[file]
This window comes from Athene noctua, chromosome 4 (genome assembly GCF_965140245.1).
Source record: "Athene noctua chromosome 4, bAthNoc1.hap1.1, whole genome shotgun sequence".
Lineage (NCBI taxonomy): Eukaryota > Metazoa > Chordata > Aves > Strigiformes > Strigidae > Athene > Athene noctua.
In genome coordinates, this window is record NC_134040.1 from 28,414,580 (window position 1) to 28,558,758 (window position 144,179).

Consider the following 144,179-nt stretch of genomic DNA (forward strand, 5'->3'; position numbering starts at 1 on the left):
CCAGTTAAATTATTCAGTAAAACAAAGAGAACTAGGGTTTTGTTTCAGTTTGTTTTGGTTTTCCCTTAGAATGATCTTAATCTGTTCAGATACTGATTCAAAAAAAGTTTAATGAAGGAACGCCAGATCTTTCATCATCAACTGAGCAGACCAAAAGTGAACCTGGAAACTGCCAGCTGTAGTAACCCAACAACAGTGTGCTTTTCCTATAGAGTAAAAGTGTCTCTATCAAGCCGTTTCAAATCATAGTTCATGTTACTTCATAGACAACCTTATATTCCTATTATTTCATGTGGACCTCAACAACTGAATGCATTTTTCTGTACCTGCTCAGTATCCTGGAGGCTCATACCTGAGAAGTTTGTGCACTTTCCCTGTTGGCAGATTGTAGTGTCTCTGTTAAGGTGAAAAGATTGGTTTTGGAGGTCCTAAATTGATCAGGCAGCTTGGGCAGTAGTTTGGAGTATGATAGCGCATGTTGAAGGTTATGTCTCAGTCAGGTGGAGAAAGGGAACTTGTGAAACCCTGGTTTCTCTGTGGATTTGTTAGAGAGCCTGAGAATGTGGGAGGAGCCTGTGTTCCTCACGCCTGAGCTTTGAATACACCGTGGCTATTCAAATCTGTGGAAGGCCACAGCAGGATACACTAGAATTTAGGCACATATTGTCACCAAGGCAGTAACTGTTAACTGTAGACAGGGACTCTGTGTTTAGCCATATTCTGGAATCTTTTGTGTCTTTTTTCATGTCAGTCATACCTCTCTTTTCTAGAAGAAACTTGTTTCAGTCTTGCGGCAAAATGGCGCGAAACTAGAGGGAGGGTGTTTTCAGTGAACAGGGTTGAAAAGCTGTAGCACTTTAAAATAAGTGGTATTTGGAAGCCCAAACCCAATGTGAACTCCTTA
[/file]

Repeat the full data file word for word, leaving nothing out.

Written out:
This window comes from Athene noctua, chromosome 4 (genome assembly GCF_965140245.1).
Source record: "Athene noctua chromosome 4, bAthNoc1.hap1.1, whole genome shotgun sequence".
Lineage (NCBI taxonomy): Eukaryota > Metazoa > Chordata > Aves > Strigiformes > Strigidae > Athene > Athene noctua.
In genome coordinates, this window is record NC_134040.1 from 28,414,580 (window position 1) to 28,558,758 (window position 144,179).

Consider the following 144,179-nt stretch of genomic DNA (forward strand, 5'->3'; position numbering starts at 1 on the left):
CCAGTTAAATTATTCAGTAAAACAAAGAGAACTAGGGTTTTGTTTCAGTTTGTTTTGGTTTTCCCTTAGAATGATCTTAATCTGTTCAGATACTGATTCAAAAAAAGTTTAATGAAGGAACGCCAGATCTTTCATCATCAACTGAGCAGACCAAAAGTGAACCTGGAAACTGCCAGCTGTAGTAACCCAACAACAGTGTGCTTTTCCTATAGAGTAAAAGTGTCTCTATCAAGCCGTTTCAAATCATAGTTCATGTTACTTCATAGACAACCTTATATTCCTATTATTTCATGTGGACCTCAACAACTGAATGCATTTTTCTGTACCTGCTCAGTATCCTGGAGGCTCATACCTGAGAAGTTTGTGCACTTTCCCTGTTGGCAGATTGTAGTGTCTCTGTTAAGGTGAAAAGATTGGTTTTGGAGGTCCTAAATTGATCAGGCAGCTTGGGCAGTAGTTTGGAGTATGATAGCGCATGTTGAAGGTTATGTCTCAGTCAGGTGGAGAAAGGGAACTTGTGAAACCCTGGTTTCTCTGTGGATTTGTTAGAGAGCCTGAGAATGTGGGAGGAGCCTGTGTTCCTCACGCCTGAGCTTTGAATACACCGTGGCTATTCAAATCTGTGGAAGGCCACAGCAGGATACACTAGAATTTAGGCACATATTGTCACCAAGGCAGTAACTGTTAACTGTAGACAGGGACTCTGTGTTTAGCCATATTCTGGAATCTTTTGTGTCTTTTTTCATGTCAGTCATACCTCTCTTTTCTAGAAGAAACTTGTTTCAGTCTTGCGGCAAAATGGCGCGAAACTAGAGGGAGGGTGTTTTCAGTGAACAGGGTTGAAAAGCTGTAGCACTTTAAAATAAGTGGTATTTGGAAGCCCAAACCCAATGTGAACTCCTTA